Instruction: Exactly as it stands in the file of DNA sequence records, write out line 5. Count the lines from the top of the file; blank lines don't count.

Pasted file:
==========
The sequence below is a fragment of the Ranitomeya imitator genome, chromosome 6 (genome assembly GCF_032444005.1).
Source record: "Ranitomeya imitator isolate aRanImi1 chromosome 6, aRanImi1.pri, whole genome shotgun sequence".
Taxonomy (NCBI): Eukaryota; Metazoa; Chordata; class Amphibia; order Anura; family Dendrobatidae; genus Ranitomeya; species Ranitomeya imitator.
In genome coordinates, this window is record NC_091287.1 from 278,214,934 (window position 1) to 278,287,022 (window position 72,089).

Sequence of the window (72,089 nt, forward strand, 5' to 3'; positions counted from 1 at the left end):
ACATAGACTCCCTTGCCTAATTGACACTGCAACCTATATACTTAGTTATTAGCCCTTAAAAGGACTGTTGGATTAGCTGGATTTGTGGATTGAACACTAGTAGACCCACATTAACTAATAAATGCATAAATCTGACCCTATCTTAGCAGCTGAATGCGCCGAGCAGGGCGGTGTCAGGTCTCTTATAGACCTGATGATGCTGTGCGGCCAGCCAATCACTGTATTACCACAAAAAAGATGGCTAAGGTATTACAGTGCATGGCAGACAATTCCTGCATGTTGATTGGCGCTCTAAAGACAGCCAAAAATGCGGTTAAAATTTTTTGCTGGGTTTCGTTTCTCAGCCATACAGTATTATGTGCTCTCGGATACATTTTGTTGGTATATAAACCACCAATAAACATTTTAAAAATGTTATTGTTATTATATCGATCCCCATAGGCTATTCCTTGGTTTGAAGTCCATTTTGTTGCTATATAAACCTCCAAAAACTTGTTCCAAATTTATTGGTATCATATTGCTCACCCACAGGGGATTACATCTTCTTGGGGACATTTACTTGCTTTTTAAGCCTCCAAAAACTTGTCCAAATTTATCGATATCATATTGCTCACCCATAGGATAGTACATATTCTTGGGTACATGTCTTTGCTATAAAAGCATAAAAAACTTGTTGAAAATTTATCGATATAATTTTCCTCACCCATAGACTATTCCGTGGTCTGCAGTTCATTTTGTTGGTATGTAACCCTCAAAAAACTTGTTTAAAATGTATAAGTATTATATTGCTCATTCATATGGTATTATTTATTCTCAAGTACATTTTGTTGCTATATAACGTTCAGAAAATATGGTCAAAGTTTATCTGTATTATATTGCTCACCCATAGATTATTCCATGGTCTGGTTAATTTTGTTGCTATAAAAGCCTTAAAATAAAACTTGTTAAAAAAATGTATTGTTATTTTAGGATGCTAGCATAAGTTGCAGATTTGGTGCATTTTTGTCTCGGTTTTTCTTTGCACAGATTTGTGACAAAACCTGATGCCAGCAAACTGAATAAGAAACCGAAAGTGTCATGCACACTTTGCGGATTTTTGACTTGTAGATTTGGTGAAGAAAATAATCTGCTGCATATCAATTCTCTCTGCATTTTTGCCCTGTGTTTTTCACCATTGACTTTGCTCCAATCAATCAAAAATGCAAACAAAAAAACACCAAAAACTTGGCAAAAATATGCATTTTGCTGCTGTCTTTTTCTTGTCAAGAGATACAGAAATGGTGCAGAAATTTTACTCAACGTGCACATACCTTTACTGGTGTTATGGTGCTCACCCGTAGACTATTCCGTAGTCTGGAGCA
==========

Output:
Sequence of the window (72,089 nt, forward strand, 5' to 3'; positions counted from 1 at the left end):